Nigel Farage on the campaign trail. Photo: Peter Macdiarmid
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Ukip's first rule: "Nigel always wins"

Nigel Farage has turned on his opponents.

Well that didn’t last long. Ukip’s post-Civil War peace has given way to another bloody day: Patrick O’Flynn has resigned as economics spokesman, issuing a groveling apology for calling Nigel Farage “snarling, thin-skinned and aggressive.” And Suzanne Evans has not had her paid policy development brief renewed, with Mark Reckless reportedly likely to replace her.

It is a reminder that what Nigel wants in Ukip, Nigel gets. Along with Douglas Carswell, O’Flynn and Evans are the alleged plotters who wanted Farage to stick to his original pledge to stand down after failing to win Thanet South. This is their punishment. Carswell, as Ukip’s sole MP in Westminster, is rather harder to attack.

And it is also a reminder of the shallowness of Ukip’s talent-pool. At the start of 2013, none of Carswell, O’Flynn and Evans were in the party; by the general election, all three were among the ten most important figures in Ukip. Such a rapid ascent is unthinkable in more established parties. It risks inciting jealously among Farage’s loyal courtiers – some of whom briefed against the ‘plotters’ – who resent being usurped.

Only a month ago, Farage let Suzanne Evans dominate the stage at Ukip’s manifesto launch. Evans produced a document that the press found impossible to mock. It was possible to imagine that moment as Ukip’s coming of age. Along with figures like Carswell, O’Flynn, Paul Nuttall and Steven Woolfe, Evans seemed to embody a party that would no longer be defined by its leader.

But for all his protestations about being a different sort of leader, the last fortnight has confirmed Farage to be a man who guards his power as zealously as Louis XIV. “L'État, c'est moi”, the Sun King once said. “I am the party,” Farage is now saying – and there is no danger of that ending anytime soon.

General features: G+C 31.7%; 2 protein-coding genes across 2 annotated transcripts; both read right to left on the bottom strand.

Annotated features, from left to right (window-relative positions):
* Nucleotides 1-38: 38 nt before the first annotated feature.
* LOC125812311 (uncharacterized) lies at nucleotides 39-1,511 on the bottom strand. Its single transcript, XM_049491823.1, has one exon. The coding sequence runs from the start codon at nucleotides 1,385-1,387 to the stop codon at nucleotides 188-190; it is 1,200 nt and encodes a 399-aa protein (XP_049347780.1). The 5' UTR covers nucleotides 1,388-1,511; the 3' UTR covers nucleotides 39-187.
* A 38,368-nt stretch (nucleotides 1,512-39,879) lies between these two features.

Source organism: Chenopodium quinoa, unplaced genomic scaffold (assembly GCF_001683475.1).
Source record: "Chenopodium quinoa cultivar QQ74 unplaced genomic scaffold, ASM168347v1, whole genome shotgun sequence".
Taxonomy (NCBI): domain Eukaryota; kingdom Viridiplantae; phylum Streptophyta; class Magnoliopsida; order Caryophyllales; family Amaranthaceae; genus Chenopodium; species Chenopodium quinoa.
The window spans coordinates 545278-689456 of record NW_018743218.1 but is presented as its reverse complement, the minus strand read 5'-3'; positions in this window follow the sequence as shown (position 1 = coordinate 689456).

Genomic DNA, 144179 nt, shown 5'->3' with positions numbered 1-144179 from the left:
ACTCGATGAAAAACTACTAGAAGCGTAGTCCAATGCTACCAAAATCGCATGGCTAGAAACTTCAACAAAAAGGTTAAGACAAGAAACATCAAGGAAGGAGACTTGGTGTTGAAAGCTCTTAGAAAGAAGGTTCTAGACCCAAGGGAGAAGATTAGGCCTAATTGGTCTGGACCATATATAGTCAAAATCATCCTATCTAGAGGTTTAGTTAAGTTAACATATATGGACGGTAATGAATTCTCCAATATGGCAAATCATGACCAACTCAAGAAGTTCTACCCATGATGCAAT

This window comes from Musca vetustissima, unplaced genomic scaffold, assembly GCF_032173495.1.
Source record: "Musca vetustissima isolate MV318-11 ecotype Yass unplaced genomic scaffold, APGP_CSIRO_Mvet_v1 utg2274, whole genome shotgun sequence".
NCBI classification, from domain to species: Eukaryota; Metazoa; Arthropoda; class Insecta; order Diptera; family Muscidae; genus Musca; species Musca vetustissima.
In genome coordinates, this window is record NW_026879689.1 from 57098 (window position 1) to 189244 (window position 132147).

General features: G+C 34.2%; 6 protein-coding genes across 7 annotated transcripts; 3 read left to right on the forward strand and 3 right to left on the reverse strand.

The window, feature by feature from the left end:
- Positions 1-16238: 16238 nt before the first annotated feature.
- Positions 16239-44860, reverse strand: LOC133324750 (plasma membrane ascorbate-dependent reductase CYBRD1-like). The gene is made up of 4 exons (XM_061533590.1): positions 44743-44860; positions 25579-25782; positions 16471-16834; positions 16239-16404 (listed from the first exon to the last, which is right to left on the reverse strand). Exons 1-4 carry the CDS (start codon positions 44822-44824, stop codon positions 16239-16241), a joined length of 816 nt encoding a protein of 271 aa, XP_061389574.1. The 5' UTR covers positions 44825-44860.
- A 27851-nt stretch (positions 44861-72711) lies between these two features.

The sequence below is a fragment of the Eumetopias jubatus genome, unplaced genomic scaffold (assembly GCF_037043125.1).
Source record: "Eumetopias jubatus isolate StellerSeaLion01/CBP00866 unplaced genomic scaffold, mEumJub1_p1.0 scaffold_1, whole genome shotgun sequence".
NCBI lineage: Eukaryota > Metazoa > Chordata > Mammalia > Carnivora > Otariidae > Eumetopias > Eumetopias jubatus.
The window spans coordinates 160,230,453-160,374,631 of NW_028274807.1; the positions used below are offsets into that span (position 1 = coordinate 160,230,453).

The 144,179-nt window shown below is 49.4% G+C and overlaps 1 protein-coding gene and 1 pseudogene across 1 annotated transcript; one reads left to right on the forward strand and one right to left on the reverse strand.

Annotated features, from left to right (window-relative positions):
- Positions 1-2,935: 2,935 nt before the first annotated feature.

Tim Wigmore is a contributing writer to the New Statesman and the author of Second XI: Cricket In Its Outposts.

Ukip's Nigel Farage and Paul Nuttall. Photo: Getty
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Is the general election 2017 the end of Ukip?

Ukip led the way to Brexit, but now the party is on less than 10 per cent in the polls. 

Ukip could be finished. Ukip has only ever had two MPs, but it held an outside influence on politics: without it, we’d probably never have had the EU referendum. But Brexit has turned Ukip into a single-issue party without an issue. Ukip’s sole remaining MP, Douglas Carswell, left the party in March 2017, and told Sky News’ Adam Boulton that there was “no point” to the party anymore. 

Not everyone in Ukip has given up, though: Nigel Farage told Peston on Sunday that Ukip “will survive”, and current leader Paul Nuttall will be contesting a seat this year. But Ukip is standing in fewer constituencies than last time thanks to a shortage of both money and people. Who benefits if Ukip is finished? It’s likely to be the Tories. 

Is Ukip finished? 

What are Ukip's poll ratings?

Ukip’s poll ratings peaked in June 2016 at 16 per cent. Since the leave campaign’s success, that has steadily declined so that Ukip is going into the 2017 general election on 4 per cent, according to the latest polls. If the polls can be trusted, that’s a serious collapse.

Can Ukip get anymore MPs?

In the 2015 general election Ukip contested nearly every seat and got 13 per cent of the vote, making it the third biggest party (although is only returned one MP). Now Ukip is reportedly struggling to find candidates and could stand in as few as 100 seats. Ukip leader Paul Nuttall will stand in Boston and Skegness, but both ex-leader Nigel Farage and donor Arron Banks have ruled themselves out of running this time.

How many members does Ukip have?

Ukip’s membership declined from 45,994 at the 2015 general election to 39,000 in 2016. That’s a worrying sign for any political party, which relies on grassroots memberships to put in the campaigning legwork.

What does Ukip's decline mean for Labour and the Conservatives? 

The rise of Ukip took votes from both the Conservatives and Labour, with a nationalist message that appealed to disaffected voters from both right and left. But the decline of Ukip only seems to be helping the Conservatives. Stephen Bush has written about how in Wales voting Ukip seems to have been a gateway drug for traditional Labour voters who are now backing the mainstream right; so the voters Ukip took from the Conservatives are reverting to the Conservatives, and the ones they took from Labour are transferring to the Conservatives too.

Ukip might be finished as an electoral force, but its influence on the rest of British politics will be felt for many years yet. 

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